Open-source technologies have been identified as the most promising solution to this challenge [5]. As a result, some groups have begun developing their own low-cost monitoring solutions [6,7,8,9]. However, these prior works for turbidity monitoring focus on hand-held meters and leave continuous monitoring for future work. Lambrou et al. [10] built a complete continuous monitoring system using off-the-shelf sensors without addressing cost or complexity concerns. Lorena Parra et al. built a low-cost water quality monitoring system for fish farming that contained a simple turbidity sensor [11]. Kofi Sarpong Adu-Manu et al. [12] broadly review methods for water quality monitoring focusing on technologically advanced methods employing wireless sensor networks. In this paper, we present the development of a low-cost continuous turbidity sensor. Our goal is a sensor that could be used in both watershed and drinking water continuous monitoring applications.

2. Related Work

Standard laboratory methods to measure turbidity are well understood and the most commonly used standard is maintained as method 180.1 by the U.S. EPA [13]. This method specifies a tungsten lamp illuminating a sample from not more than 10 cm away with a photo-electric detector oriented 90 from the source. This method is specified from 0–40 nephelometric turbidity units (NTU) with instrument sensitivity of at least 0.02 NTU in water under 1.0 NTU. The NTU units themselves are defined by the response of the nephelometric sensor to known standards. There is no mathematical definition of NTU.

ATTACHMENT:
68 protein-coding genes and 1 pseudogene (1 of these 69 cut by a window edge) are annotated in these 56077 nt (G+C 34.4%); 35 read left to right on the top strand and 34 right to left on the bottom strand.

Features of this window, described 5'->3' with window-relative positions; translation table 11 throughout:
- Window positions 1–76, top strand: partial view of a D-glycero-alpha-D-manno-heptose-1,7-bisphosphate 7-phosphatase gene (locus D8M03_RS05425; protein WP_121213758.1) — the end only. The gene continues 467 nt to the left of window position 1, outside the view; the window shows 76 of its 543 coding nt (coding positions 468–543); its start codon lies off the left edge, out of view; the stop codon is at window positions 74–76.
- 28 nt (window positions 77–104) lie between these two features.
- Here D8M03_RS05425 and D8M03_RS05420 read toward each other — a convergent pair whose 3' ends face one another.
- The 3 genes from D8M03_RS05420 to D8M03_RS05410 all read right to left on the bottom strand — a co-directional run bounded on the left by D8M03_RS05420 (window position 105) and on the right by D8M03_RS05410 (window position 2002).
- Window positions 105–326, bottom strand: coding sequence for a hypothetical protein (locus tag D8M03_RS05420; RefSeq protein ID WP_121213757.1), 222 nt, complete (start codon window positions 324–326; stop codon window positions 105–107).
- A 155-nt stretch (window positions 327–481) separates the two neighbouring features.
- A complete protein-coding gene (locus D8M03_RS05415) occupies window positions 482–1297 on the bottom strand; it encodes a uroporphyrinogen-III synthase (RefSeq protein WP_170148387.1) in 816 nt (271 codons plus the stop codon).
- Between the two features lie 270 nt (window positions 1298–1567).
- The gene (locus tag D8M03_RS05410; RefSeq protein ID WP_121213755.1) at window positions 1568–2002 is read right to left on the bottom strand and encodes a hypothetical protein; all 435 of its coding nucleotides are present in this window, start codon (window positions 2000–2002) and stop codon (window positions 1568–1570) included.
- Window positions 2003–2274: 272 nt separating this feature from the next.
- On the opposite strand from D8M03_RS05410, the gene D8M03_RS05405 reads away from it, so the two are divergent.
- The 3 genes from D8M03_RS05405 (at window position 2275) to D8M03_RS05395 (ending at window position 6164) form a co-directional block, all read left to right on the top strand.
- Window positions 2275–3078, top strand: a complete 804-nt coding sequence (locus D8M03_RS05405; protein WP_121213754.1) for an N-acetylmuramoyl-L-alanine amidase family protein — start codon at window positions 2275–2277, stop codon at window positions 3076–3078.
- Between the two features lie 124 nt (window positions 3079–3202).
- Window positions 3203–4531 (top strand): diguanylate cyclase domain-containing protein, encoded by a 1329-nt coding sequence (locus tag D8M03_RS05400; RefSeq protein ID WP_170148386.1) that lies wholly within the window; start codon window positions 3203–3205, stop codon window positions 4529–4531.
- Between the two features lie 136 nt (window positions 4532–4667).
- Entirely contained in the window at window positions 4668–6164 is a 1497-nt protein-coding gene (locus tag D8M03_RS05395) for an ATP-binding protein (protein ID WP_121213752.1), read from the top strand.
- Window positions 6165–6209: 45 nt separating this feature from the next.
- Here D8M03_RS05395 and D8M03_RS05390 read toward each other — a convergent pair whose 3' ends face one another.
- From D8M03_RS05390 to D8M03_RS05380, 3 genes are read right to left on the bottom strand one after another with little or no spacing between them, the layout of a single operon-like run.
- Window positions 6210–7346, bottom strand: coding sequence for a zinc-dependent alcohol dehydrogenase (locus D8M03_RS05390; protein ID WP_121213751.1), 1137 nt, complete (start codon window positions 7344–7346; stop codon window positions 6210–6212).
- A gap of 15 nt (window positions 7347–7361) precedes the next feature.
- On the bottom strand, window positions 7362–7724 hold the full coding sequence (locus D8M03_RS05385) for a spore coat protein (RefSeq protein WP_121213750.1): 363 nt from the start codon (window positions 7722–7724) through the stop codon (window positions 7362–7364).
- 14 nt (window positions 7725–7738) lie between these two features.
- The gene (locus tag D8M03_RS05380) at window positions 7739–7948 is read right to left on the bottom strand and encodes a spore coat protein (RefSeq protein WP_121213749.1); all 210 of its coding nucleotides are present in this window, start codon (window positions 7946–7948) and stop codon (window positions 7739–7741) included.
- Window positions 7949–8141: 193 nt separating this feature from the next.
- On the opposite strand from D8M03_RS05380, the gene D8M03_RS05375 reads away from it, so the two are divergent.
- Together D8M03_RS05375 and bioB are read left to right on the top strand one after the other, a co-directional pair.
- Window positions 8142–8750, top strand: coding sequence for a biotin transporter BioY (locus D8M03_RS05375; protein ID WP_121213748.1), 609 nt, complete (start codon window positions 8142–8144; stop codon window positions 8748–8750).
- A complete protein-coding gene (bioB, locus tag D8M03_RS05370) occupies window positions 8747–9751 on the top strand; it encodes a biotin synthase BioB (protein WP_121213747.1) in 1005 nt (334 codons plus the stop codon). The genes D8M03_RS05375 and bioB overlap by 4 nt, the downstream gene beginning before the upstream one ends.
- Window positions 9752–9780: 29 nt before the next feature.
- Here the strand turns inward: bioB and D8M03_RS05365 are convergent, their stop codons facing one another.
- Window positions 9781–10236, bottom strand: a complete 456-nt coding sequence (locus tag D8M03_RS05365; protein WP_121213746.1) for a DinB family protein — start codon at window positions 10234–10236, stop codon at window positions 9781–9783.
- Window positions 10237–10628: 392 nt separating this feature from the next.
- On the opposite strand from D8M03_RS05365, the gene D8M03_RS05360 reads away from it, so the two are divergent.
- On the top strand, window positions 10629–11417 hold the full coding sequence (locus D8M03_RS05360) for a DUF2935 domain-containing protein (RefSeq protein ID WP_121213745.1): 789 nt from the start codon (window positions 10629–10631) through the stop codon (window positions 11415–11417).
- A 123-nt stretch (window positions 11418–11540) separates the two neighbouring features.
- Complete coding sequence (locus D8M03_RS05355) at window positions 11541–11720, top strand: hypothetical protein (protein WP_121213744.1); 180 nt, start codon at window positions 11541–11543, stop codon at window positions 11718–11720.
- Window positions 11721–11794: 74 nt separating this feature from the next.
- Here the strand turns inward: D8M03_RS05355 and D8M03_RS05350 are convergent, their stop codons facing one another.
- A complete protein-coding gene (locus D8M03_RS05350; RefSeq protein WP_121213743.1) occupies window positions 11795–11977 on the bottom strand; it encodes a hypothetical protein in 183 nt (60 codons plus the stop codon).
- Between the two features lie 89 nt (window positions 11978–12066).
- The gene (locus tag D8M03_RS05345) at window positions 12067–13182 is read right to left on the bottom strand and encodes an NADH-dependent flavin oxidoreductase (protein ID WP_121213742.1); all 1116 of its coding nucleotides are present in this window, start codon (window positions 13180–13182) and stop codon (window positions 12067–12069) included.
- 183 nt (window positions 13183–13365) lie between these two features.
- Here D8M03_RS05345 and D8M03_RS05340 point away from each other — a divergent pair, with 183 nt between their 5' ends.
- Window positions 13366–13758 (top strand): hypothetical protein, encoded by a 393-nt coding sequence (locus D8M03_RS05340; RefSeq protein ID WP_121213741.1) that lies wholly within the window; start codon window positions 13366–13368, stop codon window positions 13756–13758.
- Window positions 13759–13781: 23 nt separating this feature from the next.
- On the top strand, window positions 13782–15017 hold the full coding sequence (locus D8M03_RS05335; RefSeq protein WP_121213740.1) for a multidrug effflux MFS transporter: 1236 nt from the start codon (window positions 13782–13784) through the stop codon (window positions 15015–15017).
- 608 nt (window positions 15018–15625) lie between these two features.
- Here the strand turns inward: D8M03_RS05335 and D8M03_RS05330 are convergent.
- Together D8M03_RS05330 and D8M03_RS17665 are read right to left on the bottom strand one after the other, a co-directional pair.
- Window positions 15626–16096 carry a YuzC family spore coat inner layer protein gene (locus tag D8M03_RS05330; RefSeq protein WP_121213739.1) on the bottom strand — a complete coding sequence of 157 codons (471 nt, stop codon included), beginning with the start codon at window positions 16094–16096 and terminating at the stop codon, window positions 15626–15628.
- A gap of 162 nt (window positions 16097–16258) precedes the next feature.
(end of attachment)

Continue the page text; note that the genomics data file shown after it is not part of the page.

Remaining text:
There are at least four other standards for measuring turbidity using nephelometry (ISO 7027, GLI Method 2, Hatch Method 101033, and Standard Methods 2130B) [14]. These variants specify different light sources and detector arrangements. However, none of these standard methods lend themselves to low-cost continuous water quality monitoring. In this work, we follow the general approach of using a light source with a detector located at 90 built using only commonly available electronic components, 3D printable structures, and open-source software with the goal of determining if such a low-cost sensor could be suitable for continuous water quality monitoring applications.
To our knowledge, Christopher Kelly and his team proposed the first low-cost turbidity sensor [8]. This project represents the first publicly available peer-reviewed characterization of an affordable nephelometric turbidimeter. The team set out to create a battery-powered, high accuracy turbidity meter for drinking water monitoring in low-resource communities. This goal required a few design constraints that they set out to meet: run on a single set of batteries for weeks to months of regular use, a high measurement accuracy, and the ability to differentiate small changes in turbidity especially over the range of 0–10 NTU, the sensor must have all of its parts documented and be able to be made by non-experts who want to create their own version of the sensor.